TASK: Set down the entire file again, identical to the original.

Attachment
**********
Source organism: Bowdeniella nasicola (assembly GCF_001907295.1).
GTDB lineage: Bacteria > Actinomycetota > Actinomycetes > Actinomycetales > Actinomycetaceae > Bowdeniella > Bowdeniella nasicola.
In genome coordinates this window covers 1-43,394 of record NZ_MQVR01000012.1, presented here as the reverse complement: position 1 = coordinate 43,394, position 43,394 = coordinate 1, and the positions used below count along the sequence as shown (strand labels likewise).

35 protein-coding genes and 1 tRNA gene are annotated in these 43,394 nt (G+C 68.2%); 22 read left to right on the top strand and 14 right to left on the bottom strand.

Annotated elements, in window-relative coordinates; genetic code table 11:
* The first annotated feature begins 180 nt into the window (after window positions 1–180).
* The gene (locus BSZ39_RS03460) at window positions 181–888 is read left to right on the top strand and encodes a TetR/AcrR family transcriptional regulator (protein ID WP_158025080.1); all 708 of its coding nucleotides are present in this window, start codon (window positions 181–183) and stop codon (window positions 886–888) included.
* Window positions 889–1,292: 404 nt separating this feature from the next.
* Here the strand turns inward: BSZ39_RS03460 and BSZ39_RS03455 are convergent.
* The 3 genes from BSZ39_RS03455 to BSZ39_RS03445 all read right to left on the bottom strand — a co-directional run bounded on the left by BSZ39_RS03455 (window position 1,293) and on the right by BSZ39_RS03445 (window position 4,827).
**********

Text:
Source organism: Bowdeniella nasicola (assembly GCF_001907295.1).
GTDB lineage: Bacteria > Actinomycetota > Actinomycetes > Actinomycetales > Actinomycetaceae > Bowdeniella > Bowdeniella nasicola.
In genome coordinates this window covers 1-43,394 of record NZ_MQVR01000012.1, presented here as the reverse complement: position 1 = coordinate 43,394, position 43,394 = coordinate 1, and the positions used below count along the sequence as shown (strand labels likewise).

35 protein-coding genes and 1 tRNA gene are annotated in these 43,394 nt (G+C 68.2%); 22 read left to right on the top strand and 14 right to left on the bottom strand.

Annotated elements, in window-relative coordinates; genetic code table 11:
* The first annotated feature begins 180 nt into the window (after window positions 1–180).
* The gene (locus BSZ39_RS03460) at window positions 181–888 is read left to right on the top strand and encodes a TetR/AcrR family transcriptional regulator (protein ID WP_158025080.1); all 708 of its coding nucleotides are present in this window, start codon (window positions 181–183) and stop codon (window positions 886–888) included.
* Window positions 889–1,292: 404 nt separating this feature from the next.
* Here the strand turns inward: BSZ39_RS03460 and BSZ39_RS03455 are convergent.
* The 3 genes from BSZ39_RS03455 to BSZ39_RS03445 all read right to left on the bottom strand — a co-directional run bounded on the left by BSZ39_RS03455 (window position 1,293) and on the right by BSZ39_RS03445 (window position 4,827).